Second City Network

In Defense of Wearing Heels on Stage

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As the literary great Mark Twain once wrote, “Give a girl the right shoes, and she can conquer the world.”

Wait, that was Marilyn Monroe.

Whoever said it, it’s true. And it’s even more true when it comes to wearing high heels on stage. Worried you’ll be at a disadvantage in your non-Chuck Taylored feet?

This is how you rock it.

Pick a Heel (Within Reason)

lobster

When I say “heels,” you’re probably imagining those Lady Gaga-Alexander McQueen-lobster claw shoes. Those are ridiculous/fabulous and so expensive we all could pool together our GrubHub salaries and still come up short.

I’m talking about something you can pick up at DSW with your $5 birthday certificate. (If you’re not a member of DSW Rewards, stop reading now and go sign up.)

You’re not Lady Gaga. You’re a lady who needs a bit of flair added to her show outfit. So pick a heel that makes logical sense to you. Scared of towering stilettos? Try a delicate kitten heel, only an inch and a half high. Can’t balance on a pencil-thin pump? Try a wedge or cone heel, a shoe with a sturdier base. Pick what makes you feel cute and comfortable. Comfortable heels exist.

Stop laughing.

Add Some Spice

minniemouse

Ladies, we’ve all seen standard Second City Improv Outfit in “Woman.” We’ve all worn it. If you haven’t, let me break it down for you: black dress, black tights, black cardigan, black flats and maybe, just maybe– if your Writing 6 director decreed it– a skinny belt in a solid color!

This is all well and good, but it’s just an outfit. It’s not a look unless you have that something special to make you stand out.

A simple pair of heels in a bright color or fun pattern can be the “pop of color” we hear so much about. Imagine walking out on that monochrome deMaat stage in fierce blue heels or channeling Minnie Mouse with some festive yellow pumps! Minnie managed to marry Mickey, mix up macaroni and mambo with the Mouseketeers in a pair of heels.

You can play a game of Freeze Tag.

Strap Yourself In

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By now, you’re standing in DSW staring down a wall of heels. How can you make the sartorial Sophie’s Choice that awaits you?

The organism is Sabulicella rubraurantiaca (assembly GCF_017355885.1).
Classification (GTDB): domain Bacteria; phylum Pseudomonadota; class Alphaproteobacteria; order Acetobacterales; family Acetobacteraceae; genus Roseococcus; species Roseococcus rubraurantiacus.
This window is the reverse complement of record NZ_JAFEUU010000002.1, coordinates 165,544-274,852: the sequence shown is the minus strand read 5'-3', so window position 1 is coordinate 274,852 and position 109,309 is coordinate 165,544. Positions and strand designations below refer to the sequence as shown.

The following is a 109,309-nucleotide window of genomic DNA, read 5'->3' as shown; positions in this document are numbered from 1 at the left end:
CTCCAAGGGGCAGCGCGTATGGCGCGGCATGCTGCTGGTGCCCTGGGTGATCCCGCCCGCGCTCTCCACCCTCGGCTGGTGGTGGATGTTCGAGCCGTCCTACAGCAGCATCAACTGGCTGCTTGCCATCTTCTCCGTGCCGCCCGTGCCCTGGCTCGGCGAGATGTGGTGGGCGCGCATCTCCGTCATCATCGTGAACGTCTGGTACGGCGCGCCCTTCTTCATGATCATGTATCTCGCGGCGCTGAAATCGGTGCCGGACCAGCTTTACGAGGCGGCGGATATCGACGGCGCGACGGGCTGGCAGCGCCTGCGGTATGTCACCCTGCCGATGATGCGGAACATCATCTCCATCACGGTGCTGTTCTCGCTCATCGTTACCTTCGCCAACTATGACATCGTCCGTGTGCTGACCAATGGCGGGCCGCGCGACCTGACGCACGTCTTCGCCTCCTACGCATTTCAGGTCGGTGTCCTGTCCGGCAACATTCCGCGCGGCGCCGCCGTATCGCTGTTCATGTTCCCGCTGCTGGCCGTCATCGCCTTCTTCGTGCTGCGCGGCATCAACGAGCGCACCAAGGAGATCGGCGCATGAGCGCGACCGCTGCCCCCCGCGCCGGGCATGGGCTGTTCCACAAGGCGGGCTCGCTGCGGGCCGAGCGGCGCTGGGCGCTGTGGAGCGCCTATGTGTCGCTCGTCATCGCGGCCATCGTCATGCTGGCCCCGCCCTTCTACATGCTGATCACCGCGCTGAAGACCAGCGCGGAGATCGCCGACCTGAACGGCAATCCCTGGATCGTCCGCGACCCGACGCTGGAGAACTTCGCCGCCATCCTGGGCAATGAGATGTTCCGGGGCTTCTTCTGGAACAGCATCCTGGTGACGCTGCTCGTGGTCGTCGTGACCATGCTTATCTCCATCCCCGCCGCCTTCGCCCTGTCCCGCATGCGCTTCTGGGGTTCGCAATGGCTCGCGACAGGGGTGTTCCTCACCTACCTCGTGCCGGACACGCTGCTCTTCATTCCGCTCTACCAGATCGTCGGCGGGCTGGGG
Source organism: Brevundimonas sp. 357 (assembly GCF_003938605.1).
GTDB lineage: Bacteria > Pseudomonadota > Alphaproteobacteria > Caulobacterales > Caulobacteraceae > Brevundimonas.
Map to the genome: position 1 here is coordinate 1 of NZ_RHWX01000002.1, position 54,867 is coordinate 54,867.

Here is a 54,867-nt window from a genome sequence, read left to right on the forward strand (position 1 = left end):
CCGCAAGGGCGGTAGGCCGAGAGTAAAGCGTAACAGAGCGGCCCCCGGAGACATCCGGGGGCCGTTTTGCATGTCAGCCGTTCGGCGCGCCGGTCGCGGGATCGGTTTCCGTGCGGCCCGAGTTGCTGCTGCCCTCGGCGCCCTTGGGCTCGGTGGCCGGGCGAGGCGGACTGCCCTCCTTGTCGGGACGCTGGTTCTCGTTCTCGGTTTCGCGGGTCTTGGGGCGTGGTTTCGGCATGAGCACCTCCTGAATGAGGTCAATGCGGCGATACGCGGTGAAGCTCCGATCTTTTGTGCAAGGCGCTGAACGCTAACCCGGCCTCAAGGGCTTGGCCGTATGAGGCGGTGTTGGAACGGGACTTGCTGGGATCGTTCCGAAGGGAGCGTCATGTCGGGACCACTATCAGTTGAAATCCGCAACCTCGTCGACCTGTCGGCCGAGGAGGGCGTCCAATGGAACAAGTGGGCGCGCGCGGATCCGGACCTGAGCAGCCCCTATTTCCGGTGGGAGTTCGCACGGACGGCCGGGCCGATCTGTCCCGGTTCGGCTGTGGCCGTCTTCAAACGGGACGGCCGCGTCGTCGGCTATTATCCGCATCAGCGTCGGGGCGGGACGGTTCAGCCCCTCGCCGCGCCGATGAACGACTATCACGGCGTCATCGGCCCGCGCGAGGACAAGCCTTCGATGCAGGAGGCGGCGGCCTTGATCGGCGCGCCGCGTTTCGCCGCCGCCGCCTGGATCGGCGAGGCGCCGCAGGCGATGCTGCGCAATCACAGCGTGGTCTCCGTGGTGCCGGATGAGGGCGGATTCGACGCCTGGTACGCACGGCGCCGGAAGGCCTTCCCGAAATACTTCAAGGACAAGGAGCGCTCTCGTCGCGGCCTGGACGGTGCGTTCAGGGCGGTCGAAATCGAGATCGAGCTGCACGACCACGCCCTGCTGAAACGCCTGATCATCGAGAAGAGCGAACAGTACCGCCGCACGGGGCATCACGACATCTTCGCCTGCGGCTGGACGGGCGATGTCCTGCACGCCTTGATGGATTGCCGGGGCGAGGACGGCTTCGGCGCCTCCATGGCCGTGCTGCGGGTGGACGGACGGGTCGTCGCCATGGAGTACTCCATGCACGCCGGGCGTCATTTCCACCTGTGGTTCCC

Pick a pair with an ankle strap. What? Yes. Do it. Pick a pair with an ankle strap or a Mary Jane or better yet, an ankle boot. Why? Security.

Have you ever seen a show where a performer starts rolling around on the ground or runs across the stage and their shoe comes off? Would not have happened if their shoes had an ankle strap.

Practice Makes Perfect (Strut)

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And by now, you’re reading this article on your smartphone, clutching a pair of red wedges, and pretending to put on one of those gross nylon try-on footies while the store employee watches when your brain drifts to that GIF of the little girl falling over in her mom’s heels, or that GIF of the model twisting her ankle in stilettos or that GIF– why are there so many GIFs of high heel accidents?

Calm down. Put on the heels. Walk up and down the aisles a few times. Pretend to be Naomi Campbell or RuPaul or Jared Leto. Do you feel secure? Stable? Sexy? Then lay down your mama’s credit card, because you’re still paying off that black dress/black cardigan combo you splurged on last week. (After all, you’ll be wearing it for years and years and years.)

It may be tempting to break out those heels right away at that big audition or showcase, but practice in the safety of your own home first. Walk around your house and get acclimated so you don’t bite it when you ask for a suggestion.

Be Womanly (If You Want)

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My favorite part about wearing heels on stage is that it reminds the audience that you’re a woman. Admittedly, wearing heels is a pretty basic way to show your womanhood, but it’s a simple and cheap one that doesn’t require a pelvic exam.

In the wise words of (one of) Don Draper’s (infinite) mistress, Bobbie Barrett, “No one will tell you this, but you can’t be a man. Don’t even try. Be a woman. It’s powerful business, when done correctly.”

Women’s bodies are different; the way we see the world is different. We have a unique comedic point of view just based on the fact that society demands we wear dresses and make-up and heels.

Why not strap on the things that are meant to turn us into docile sexpots and be rowdy and powerful and impossible to ignore on stage instead?

Ali Barthwell is a Chicagoland native and Wellesley alumna. She is a member of Moxie, an Official House Ensemble of The Second City Training Center. She tweets about her life and her shoes @wtflanksteak.
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